Mom's sensitivity helps language development in children with hearing loss

March 8, 2013

University of Miami (UM) Psychologist Alexandra L. Quittner leads one of the largest, most nationally representative studies of the effects of parenting on very young, deaf children who have received cochlear implants. The findings indicate that mothers who are most sensitive in their interactions with their children receiving cochlear implants have kids that develop language faster, almost "catching up" to their hearing peers. The report is published in the Journal of Pediatrics.

"I was surprised that maternal sensitivity had such strong and consistent effects on oral language learning," says Quittner, director, Child Division in the Department of Psychology, at the UM College of Arts and Sciences. "The findings indicate that pediatric cochlear implant programs should offer parent training that facilitates a more positive parent-child relationship and fosters the child's development of autonomy and positive regard."

The goal of the study was to understand the role of parental behavior in language growth for deaf children. Maternal sensitivity was measured in videotaped interactions with the child and defined by warmth, as the degree to which a mother expressed positive regard and of the child.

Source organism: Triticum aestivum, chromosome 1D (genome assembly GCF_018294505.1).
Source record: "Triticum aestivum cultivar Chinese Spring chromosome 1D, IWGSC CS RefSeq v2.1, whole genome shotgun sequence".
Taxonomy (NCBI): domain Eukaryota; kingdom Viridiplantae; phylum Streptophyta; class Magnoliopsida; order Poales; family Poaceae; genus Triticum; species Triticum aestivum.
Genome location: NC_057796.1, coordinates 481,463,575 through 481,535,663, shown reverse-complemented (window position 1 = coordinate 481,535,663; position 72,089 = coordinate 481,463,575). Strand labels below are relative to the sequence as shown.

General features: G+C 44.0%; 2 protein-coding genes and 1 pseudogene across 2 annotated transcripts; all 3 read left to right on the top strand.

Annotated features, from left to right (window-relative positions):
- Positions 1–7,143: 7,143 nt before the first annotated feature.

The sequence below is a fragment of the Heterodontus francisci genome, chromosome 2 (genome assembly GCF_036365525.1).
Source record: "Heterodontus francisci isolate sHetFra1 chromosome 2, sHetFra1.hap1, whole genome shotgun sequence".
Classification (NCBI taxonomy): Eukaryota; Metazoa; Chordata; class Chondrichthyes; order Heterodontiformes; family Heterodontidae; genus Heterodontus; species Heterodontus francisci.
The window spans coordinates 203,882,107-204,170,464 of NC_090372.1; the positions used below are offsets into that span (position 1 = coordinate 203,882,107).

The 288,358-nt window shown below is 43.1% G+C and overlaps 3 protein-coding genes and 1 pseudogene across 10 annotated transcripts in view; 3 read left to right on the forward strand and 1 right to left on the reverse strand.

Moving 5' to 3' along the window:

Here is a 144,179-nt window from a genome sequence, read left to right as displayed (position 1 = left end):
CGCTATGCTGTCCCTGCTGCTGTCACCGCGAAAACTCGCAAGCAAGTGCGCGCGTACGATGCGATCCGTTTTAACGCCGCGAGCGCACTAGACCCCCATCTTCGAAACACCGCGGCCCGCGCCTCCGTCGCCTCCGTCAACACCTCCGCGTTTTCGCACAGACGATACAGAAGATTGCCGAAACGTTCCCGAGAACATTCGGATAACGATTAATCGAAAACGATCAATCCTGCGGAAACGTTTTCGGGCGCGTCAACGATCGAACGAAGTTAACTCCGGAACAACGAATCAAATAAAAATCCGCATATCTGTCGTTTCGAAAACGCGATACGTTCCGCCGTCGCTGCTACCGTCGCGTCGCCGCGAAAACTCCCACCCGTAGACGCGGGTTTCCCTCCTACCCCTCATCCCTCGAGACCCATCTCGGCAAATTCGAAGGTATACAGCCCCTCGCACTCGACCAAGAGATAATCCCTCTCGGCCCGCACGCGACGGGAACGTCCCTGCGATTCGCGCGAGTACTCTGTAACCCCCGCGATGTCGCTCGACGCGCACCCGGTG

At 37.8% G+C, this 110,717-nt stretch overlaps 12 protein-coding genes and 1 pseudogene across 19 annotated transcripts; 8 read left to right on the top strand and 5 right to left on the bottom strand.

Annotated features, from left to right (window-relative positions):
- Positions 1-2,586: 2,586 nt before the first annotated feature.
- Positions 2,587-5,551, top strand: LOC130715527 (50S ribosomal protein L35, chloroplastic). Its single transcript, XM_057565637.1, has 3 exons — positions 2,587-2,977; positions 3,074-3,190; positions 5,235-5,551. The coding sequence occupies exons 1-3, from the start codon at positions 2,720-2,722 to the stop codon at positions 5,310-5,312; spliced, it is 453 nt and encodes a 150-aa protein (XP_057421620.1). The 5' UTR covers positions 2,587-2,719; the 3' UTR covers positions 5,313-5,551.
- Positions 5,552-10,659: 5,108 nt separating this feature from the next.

Participants were 188 children with severe to profound loss of hearing, ages from five months to five years. In addition to analyzing the effects of maternal sensitivity, on , the study also looks at the impact of cognitive and language stimulation. Parent-child interactions observed and coded included free play, puzzle solving, and an art gallery task with five posters mounted at different heights on the walls of the playroom.

The largest improvements in language development were observed in children whose parents displayed high sensitivity; Language stimulation was also an important predictor of language gains, but was most effective when delivered in a sensitive manner. with sensitive parents had only a 1 year delay in oral compared to. 2.5 years among those with less sensitive parents.

This cohort of deaf and hearing children has now been followed for approximately 8 years post-implantation; NIH has just funded the competitive renewal, allowing the researchers to follow them for another 5 years, into adolescence. The aims will focus on their cognitive and social development, as well as their academic achievement.

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